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NASA and Boeing Team Up to Figure Out the Future of Flight

April 13, 2010 at 8:31 AM | by | ()

It’s no secret that we’ve been closely following the progress of Boeing’s latest airplane, but even if the 787 is more fuel efficient than the competition it hardly will become an in-flight Prius. That’s why Boeing has been teaming up with NASA to figure out how airplanes can be more efficient, and they recently tested out one of their latest flying machines.

The test plane is part of the X-48B program, and this really fancy remote control airplane uses a blended wing design to increase fuel efficiency. The current test plane is kind of small—it’s only an 8.5 percent model with about a 20-foot wingspan—so we’ve still got years and years before we’re complaining about the lack of in-flight WiFi on a plane like this.

Potential passengers would sit in the middle of the airplane, and all of the engines would be placed toward the rear of the plane. No engines dangling from the wings here, as it tries to emulate a flying wing—kind of like a bird or a B-2 bomber. There’s no planned stealth technology here, but a plane like this would likely be much quieter so you might not hear it coming.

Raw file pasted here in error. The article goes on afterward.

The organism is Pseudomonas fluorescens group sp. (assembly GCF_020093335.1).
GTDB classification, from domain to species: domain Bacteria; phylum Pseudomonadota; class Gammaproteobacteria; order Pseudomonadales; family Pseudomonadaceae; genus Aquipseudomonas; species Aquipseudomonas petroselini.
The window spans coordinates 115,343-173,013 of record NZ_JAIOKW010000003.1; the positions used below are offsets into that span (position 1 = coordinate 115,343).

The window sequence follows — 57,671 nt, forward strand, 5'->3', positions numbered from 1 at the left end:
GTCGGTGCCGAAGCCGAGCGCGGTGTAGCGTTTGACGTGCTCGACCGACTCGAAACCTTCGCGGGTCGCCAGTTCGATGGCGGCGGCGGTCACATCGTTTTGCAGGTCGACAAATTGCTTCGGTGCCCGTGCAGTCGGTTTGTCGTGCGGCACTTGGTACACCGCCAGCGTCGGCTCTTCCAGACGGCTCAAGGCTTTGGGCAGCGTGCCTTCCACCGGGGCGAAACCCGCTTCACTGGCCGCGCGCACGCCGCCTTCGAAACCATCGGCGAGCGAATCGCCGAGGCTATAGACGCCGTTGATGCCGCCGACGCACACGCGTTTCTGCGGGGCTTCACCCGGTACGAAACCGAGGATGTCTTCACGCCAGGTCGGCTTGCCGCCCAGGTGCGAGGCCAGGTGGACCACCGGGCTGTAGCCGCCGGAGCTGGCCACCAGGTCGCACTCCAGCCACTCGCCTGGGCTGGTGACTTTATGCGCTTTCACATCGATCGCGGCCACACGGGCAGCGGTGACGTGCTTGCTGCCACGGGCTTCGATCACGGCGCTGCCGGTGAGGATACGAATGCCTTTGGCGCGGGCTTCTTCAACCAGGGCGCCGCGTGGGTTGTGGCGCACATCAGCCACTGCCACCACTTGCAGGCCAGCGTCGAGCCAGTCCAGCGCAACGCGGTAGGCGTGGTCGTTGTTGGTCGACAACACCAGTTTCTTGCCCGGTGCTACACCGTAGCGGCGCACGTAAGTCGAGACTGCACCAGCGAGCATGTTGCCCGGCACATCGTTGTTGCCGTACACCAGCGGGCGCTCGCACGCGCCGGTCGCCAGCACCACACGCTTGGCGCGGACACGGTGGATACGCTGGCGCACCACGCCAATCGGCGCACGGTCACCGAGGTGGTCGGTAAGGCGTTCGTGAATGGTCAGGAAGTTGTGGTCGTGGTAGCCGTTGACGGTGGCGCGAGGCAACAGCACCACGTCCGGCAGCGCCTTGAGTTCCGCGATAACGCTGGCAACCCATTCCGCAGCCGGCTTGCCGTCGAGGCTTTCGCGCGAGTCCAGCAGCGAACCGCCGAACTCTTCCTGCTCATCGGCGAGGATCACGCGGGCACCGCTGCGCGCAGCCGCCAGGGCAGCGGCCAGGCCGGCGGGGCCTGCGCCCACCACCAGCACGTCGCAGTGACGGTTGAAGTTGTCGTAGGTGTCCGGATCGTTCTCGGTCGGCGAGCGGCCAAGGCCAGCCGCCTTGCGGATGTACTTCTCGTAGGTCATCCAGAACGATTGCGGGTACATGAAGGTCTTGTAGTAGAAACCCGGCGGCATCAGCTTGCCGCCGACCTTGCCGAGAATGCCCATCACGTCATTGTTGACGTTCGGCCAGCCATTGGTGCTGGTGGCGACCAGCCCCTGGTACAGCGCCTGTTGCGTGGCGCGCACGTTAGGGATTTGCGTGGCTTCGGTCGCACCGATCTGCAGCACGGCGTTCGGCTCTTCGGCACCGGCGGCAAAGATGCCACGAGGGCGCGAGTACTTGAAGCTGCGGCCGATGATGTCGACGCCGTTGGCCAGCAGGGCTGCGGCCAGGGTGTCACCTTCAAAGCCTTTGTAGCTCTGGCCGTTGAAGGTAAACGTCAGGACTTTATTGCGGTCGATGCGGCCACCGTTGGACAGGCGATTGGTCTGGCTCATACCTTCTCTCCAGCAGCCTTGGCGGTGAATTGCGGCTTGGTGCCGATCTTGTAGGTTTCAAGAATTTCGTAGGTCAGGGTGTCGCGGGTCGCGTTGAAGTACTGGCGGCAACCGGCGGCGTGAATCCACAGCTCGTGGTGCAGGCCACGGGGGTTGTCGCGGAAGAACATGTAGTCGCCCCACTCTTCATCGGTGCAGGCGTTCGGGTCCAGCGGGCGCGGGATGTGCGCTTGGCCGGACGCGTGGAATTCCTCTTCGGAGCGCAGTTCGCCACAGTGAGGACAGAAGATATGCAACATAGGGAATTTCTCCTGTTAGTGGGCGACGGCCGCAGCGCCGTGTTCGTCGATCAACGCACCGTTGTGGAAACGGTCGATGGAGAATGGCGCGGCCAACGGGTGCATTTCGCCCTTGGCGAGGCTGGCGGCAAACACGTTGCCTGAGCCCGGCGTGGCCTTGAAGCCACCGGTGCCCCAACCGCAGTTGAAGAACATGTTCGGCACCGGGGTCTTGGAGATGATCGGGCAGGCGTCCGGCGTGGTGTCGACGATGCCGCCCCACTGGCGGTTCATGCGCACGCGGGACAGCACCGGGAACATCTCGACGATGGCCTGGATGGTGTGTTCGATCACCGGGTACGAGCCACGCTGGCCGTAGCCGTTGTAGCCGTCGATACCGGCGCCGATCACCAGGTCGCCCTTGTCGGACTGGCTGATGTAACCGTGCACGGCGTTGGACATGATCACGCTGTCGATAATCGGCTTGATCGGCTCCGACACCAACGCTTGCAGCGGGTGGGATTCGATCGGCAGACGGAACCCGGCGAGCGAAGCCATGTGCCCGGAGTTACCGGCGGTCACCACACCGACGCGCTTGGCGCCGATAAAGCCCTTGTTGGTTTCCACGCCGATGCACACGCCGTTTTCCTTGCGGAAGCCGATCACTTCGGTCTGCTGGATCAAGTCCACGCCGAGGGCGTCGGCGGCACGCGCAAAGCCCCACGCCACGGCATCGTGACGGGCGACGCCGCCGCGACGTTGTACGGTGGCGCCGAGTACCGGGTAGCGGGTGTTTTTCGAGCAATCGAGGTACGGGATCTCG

Right now the biggest problem—besides the fact that only a mouse could fit inside—is that the design is difficult to control at low speeds. When landing the test model things become pretty tricky, but thankfully the in-flight computer has done a good job of handling things. A new computer will be installed later this year, and hopefully we’ll get one step closer to flying in giant wing. For now we’ll stick to following some of the more traditional airplane designs, but will keep an eye on the future.

Related Stories:
· NASA’s Mini X-Plane Completes Initial Flight Testing [Wired]
· The Boeing 787 Dreamliner Bends But Doesn't Break [Jaunted]
· Airplane News coverage [Jaunted]

[Photo: Wired via NASA/Boeing]

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